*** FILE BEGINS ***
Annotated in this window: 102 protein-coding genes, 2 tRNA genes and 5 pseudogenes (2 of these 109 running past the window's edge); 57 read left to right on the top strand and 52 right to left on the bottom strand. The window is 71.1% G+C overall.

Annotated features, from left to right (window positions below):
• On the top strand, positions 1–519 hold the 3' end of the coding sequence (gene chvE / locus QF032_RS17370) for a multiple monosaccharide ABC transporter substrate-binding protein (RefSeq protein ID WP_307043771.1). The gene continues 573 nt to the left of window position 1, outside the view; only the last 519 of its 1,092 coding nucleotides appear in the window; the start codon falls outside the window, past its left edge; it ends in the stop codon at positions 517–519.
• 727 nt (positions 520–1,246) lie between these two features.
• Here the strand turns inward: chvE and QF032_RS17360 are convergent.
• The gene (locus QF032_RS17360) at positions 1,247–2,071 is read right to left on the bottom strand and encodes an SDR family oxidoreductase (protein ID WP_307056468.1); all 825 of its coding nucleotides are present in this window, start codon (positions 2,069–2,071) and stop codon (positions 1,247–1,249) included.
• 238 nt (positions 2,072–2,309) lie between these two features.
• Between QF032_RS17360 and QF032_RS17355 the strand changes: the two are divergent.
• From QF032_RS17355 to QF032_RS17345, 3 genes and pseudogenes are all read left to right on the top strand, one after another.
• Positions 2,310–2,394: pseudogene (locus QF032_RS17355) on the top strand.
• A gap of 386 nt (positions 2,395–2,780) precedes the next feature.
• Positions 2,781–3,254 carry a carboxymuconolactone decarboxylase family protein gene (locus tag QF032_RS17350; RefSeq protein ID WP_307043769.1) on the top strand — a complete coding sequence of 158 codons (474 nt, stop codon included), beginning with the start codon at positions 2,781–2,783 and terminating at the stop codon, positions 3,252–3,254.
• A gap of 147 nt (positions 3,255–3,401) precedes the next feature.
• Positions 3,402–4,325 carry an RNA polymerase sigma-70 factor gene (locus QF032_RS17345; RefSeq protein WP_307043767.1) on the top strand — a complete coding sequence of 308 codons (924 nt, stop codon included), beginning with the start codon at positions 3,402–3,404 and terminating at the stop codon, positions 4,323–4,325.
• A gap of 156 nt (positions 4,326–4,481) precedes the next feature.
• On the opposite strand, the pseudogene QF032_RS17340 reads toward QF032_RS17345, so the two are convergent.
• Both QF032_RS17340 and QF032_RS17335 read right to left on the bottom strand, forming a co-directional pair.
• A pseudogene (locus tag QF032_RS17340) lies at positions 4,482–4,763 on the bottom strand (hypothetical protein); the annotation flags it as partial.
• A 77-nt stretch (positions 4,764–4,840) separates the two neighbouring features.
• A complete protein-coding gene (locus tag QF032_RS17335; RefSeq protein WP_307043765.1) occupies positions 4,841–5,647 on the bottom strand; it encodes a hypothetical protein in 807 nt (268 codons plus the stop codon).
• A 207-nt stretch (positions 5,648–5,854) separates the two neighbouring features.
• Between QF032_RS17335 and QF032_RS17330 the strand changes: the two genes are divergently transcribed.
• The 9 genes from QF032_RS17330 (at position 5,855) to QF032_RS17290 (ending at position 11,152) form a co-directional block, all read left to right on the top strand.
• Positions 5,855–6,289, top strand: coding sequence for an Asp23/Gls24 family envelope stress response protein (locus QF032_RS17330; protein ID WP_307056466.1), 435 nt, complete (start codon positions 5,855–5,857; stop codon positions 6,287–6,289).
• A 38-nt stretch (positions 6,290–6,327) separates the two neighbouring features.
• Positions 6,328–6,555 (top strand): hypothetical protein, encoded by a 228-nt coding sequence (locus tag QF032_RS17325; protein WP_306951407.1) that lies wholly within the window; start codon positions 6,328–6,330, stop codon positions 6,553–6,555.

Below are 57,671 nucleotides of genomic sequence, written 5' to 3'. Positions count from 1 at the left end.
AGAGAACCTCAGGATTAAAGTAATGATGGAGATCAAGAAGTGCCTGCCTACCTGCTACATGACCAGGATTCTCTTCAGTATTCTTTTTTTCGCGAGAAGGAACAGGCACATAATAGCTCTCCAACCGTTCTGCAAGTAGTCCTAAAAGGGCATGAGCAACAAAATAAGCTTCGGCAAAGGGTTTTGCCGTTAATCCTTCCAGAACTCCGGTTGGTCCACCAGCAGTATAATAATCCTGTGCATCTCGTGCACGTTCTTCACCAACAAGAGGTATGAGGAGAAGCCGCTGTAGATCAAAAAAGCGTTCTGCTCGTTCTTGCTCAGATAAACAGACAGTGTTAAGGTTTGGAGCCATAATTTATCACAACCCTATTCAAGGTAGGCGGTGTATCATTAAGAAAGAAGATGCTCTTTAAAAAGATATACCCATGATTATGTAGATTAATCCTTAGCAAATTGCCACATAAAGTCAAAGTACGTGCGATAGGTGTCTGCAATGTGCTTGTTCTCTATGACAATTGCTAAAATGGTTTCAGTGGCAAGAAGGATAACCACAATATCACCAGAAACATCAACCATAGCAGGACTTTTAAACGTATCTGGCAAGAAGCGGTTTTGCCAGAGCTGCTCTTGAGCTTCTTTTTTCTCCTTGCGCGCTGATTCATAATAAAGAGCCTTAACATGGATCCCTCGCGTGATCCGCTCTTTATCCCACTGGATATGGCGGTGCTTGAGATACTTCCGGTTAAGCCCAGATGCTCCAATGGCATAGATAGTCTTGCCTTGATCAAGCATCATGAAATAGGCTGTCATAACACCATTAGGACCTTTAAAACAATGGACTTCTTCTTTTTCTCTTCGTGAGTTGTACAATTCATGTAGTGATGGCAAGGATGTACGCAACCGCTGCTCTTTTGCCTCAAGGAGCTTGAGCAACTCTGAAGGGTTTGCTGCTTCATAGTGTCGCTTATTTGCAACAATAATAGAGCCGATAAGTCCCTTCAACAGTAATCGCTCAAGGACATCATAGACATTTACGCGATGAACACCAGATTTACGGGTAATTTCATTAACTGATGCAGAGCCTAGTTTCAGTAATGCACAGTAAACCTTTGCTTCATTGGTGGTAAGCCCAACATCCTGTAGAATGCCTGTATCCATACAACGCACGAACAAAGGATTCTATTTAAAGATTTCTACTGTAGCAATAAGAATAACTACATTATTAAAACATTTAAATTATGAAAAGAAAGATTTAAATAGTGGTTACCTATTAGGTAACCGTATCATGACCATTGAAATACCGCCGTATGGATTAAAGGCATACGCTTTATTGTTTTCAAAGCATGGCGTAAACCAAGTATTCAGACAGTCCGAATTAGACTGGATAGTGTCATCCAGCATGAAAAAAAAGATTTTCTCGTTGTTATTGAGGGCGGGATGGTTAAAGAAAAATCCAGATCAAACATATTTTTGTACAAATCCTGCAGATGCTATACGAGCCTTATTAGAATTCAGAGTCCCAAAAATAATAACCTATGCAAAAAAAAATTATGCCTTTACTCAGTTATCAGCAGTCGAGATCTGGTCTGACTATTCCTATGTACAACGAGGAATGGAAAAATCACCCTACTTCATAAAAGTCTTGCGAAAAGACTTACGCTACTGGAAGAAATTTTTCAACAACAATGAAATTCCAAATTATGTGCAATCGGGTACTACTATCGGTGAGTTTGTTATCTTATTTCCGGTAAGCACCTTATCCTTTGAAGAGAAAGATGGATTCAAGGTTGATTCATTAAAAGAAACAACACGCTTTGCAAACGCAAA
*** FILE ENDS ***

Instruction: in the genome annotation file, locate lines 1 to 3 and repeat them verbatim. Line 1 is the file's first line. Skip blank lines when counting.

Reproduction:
Annotated in this window: 102 protein-coding genes, 2 tRNA genes and 5 pseudogenes (2 of these 109 running past the window's edge); 57 read left to right on the top strand and 52 right to left on the bottom strand. The window is 71.1% G+C overall.

Annotated features, from left to right (window positions below):
• On the top strand, positions 1–519 hold the 3' end of the coding sequence (gene chvE / locus QF032_RS17370) for a multiple monosaccharide ABC transporter substrate-binding protein (RefSeq protein ID WP_307043771.1). The gene continues 573 nt to the left of window position 1, outside the view; only the last 519 of its 1,092 coding nucleotides appear in the window; the start codon falls outside the window, past its left edge; it ends in the stop codon at positions 517–519.